Viewed as a safe investment in other countries, with people placing their money in government institutes and not private companies, investing in such entities has become a nightmare in Iran.

Even the country’s Central Bank has refused to clarify if such financial institutes are actually legal or illegal in nature. Credit firms such as Afzal Tous, Thamen, the Mehr Bank and Arman firm have all opened branches and invited investors to place in their savings, and yet no signs of such names are registered in the Central Bank’s accounts. Millions are said to be investing in these financial firms.

450,000 people who have invested their savings in the Fereshtegan Credit Firm, linked to Caspian, are now complaining how a total of $1.4 billion of their savings have vanished, reports indicate.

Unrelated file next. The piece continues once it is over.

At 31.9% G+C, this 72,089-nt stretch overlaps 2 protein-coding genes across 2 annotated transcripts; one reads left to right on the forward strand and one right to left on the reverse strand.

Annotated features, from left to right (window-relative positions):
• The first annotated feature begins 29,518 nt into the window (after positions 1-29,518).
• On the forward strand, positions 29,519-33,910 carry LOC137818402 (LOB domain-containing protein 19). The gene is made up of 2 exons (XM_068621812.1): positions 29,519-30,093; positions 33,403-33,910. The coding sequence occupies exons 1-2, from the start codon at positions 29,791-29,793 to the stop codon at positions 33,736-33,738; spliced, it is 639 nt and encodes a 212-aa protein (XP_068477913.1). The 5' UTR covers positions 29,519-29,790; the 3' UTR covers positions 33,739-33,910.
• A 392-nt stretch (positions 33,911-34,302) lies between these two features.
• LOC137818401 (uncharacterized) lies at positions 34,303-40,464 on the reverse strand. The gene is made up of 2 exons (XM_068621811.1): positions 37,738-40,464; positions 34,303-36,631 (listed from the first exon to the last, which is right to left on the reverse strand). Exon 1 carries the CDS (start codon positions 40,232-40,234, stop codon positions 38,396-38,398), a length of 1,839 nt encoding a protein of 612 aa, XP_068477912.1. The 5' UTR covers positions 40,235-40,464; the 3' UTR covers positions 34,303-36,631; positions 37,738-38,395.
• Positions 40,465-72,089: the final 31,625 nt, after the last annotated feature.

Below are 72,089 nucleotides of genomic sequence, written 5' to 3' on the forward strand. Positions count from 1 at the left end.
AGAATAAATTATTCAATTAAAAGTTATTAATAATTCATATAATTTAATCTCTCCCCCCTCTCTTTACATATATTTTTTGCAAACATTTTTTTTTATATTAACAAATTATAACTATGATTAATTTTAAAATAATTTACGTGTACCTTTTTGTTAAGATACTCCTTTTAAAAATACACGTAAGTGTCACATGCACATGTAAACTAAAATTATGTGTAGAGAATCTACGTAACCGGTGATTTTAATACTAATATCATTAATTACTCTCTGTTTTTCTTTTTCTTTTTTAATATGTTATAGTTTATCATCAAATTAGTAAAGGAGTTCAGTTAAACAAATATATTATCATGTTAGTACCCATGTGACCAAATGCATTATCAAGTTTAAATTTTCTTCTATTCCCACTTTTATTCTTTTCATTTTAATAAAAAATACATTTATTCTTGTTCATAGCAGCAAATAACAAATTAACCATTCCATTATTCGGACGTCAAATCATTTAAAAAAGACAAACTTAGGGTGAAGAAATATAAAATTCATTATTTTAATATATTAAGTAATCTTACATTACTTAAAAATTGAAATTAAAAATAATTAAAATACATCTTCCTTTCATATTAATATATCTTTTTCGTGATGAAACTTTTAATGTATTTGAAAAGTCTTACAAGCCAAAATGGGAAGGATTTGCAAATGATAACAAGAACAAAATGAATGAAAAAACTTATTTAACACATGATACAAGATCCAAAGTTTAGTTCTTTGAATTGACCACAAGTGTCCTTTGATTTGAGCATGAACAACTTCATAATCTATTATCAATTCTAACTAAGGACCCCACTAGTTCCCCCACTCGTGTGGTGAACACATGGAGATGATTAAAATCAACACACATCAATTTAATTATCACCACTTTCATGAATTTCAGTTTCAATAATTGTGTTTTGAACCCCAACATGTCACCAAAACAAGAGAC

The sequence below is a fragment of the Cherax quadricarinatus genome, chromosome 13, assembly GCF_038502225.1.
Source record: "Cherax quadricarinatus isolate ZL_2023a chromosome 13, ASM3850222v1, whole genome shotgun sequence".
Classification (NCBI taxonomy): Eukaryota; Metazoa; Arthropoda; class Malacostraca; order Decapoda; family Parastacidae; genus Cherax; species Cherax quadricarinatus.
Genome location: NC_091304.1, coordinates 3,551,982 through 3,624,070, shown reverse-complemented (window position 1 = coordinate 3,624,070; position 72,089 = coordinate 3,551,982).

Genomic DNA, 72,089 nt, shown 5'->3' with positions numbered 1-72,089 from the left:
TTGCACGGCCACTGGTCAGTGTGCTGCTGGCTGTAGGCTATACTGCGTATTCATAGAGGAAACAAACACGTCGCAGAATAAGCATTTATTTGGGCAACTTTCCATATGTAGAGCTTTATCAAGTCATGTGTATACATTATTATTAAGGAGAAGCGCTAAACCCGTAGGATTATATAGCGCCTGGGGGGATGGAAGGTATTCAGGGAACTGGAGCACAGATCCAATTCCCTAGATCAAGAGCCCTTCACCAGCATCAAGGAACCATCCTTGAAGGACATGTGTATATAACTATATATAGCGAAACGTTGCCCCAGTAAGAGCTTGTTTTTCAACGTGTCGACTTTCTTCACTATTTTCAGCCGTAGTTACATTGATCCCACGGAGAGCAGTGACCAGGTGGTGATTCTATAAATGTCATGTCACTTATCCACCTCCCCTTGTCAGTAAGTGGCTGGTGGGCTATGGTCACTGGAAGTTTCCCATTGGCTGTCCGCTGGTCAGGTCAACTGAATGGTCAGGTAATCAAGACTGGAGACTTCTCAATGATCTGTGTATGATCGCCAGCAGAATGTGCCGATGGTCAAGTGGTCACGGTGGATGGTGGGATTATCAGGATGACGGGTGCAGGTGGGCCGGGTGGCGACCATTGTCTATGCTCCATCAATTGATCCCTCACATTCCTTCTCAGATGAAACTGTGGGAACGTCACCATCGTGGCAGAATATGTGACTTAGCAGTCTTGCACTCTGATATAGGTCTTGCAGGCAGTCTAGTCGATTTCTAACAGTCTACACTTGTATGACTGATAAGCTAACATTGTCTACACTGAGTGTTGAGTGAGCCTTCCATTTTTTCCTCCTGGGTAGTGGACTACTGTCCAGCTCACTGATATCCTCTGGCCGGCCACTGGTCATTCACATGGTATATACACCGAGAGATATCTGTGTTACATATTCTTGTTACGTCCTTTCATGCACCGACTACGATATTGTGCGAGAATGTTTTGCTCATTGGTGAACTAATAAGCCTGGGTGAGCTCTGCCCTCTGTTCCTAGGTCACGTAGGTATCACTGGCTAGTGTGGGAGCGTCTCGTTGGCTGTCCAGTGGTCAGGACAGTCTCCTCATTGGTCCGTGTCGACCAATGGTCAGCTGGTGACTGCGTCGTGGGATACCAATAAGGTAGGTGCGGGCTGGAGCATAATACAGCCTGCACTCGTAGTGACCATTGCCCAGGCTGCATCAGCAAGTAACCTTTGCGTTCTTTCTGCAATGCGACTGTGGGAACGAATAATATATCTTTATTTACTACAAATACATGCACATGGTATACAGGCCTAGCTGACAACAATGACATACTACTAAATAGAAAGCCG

Investors had already placed around $2.26 billion in eight trade institutions prior to their dissolve that preluded the formation of the Caspian firm in 2015, the report adds.

Officials of these institutions in Iran are allegedly affiliated to the IRGC and other regime entities, including allegations of the state police issuing registration forms for up to 5,000 such credit institutions.

Many people have felt their trust has been misused and literally stabbed in the back, as their life savings have vanished in thin air.

https://www.mojahedin.org/

Protesters in Tehran, Iran, demanding their investments returned.

This has resulted in numerous protest rallies in major cities such as Tehran, Mashhad, Isfahan, Rasht, Kerman, Karaj, Kermanshah, Yazd and Khorramabad, among others.